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Tree sponge (Fomitopsis pinicola)
Tree sponge (Fomitopsis pinicola)

The production of tinder


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In the Black Forest, tinder or fire sponge manufacture went hand in hand with the brush industry in the days when no one knew anything about matches. At that time, a linen rag soaked in oil was used to make a fire, and it was lying in a tin can. Over the can, a flint was held and sparks were struck with steel. The tinder then took the place of the linen cloth.

The tinder was also used as a hemostatic agent. Due to its softness and lightness, it was also suitable for making hats, which were often worn in the country. A gown for the bishop of Freiburg was even made from a particularly large tinder. The tinder comes from the mushroom fungus (Polyporus fomentarius) or the willow sponge (Polyporus ignarius), which parasitizes on beeches, oaks, linden, willow, ash and other trees and was often found in the Black Forest and the Eifel in the past. When these areas were no longer productive, this raw material was allowed to come from Hungary, Transylvania and southern Slavia in bales of four hundredweight each. The sponge resulted in pieces the size of a fist, even quite sizeable plates.

In the years 1811 to 1814 there were 4 to 6 “Zundelmakers” in Todtnau, but this branch of industry was only operated later. Two of the three tinder factories in Baden were in Todtnau. One was founded by Franz Josef Faller in 1827, the other by Konrad Kirner in 1834. They did lively business and gave many residents a decent income. With great fear they guarded the secret of the preparation. The dry, hard, solid mass was made smooth by long boiling in a lye and then boiled in hydrochloric acid. The pieces intended for hemostasis were not soaked. The tinder was colored darker according to desire and taste. A piece worked in this way was then often enlarged tenfold by tapping it, which gave it a spongy appearance, was dried in the sun or in the oven and then kneaded by hand and then pulled. Depending on requirements, the pieces were cut into thin strips or made into caps or hats without a seam. The value of the piece was determined by its size, sponginess, softness and shape. The Kirner tinder factory was run by the sons Konrad, Sebastian and Michael Kirner, the Fallersche existed until the death of Franz Josef Faller. One of the Todtnau tinder factories was still producing 1871 quintals of tinder in 750. Then matchmaking put the tinder on the extinction list. Around 1895 there were no more tinder factories in Todtnau ”.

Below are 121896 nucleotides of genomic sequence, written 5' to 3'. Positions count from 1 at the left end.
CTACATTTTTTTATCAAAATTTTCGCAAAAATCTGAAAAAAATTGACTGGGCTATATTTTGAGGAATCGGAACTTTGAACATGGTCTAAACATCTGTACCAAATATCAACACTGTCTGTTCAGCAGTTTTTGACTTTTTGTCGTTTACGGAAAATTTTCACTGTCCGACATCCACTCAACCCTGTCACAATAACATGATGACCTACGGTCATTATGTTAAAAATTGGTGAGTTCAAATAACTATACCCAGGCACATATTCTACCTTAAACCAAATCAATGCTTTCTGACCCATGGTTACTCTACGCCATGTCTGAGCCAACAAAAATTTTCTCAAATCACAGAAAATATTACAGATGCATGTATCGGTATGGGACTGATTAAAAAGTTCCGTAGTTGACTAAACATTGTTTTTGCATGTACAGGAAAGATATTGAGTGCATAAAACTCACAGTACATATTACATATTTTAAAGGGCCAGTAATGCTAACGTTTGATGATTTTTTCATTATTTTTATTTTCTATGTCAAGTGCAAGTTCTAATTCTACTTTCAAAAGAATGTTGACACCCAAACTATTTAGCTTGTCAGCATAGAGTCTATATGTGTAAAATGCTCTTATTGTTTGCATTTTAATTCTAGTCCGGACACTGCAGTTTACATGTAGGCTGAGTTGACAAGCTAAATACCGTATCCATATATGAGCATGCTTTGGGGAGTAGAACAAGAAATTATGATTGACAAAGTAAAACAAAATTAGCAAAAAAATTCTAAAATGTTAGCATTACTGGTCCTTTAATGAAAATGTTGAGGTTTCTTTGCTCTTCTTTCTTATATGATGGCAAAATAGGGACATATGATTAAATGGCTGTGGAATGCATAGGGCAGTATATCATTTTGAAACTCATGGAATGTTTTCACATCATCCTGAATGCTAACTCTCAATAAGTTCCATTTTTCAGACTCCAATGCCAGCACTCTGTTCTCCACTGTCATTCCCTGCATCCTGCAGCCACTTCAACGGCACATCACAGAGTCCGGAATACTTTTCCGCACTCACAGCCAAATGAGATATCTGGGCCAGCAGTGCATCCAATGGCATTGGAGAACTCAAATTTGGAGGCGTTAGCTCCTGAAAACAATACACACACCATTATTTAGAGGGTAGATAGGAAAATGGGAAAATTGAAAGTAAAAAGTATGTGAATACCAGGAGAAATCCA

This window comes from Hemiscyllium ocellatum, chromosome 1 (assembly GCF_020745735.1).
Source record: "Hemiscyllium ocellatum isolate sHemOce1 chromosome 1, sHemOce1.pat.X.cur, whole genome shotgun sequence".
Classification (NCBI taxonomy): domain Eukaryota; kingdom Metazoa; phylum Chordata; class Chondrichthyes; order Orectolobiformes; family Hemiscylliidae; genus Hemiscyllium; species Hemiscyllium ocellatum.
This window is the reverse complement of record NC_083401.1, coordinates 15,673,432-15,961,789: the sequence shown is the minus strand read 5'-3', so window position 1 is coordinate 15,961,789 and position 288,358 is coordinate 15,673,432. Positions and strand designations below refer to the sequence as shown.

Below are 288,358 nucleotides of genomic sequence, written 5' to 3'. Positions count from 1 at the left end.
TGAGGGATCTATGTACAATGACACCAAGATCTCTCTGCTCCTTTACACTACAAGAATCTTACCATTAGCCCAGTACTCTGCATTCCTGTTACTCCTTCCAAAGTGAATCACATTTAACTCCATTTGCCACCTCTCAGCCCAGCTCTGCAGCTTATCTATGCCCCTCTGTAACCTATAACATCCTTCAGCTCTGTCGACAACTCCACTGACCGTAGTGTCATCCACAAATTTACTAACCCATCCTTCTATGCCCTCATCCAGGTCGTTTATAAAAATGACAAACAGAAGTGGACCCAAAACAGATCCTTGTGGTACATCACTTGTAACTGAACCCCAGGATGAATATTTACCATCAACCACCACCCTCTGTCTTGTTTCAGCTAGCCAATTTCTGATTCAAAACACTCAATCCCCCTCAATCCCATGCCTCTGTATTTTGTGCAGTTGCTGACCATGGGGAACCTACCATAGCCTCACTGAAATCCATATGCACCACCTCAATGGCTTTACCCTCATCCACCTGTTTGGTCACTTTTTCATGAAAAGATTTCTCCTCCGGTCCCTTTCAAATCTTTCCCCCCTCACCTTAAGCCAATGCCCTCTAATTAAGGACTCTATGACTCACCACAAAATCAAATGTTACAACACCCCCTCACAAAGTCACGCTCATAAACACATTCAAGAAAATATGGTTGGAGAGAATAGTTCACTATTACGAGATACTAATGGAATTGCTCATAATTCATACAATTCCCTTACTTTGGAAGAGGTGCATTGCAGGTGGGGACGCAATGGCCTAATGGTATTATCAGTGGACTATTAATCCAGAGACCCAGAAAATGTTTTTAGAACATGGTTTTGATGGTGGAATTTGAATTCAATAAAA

To commemorate the tindermaking, the fool clique of the "Todtnauer Zundelmacher”Founded.

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Unfortunately, the beginnings of watchmaking in the Black Forest are not known. However, the first wooden watches could have been made as early as the second half of the seventeenth century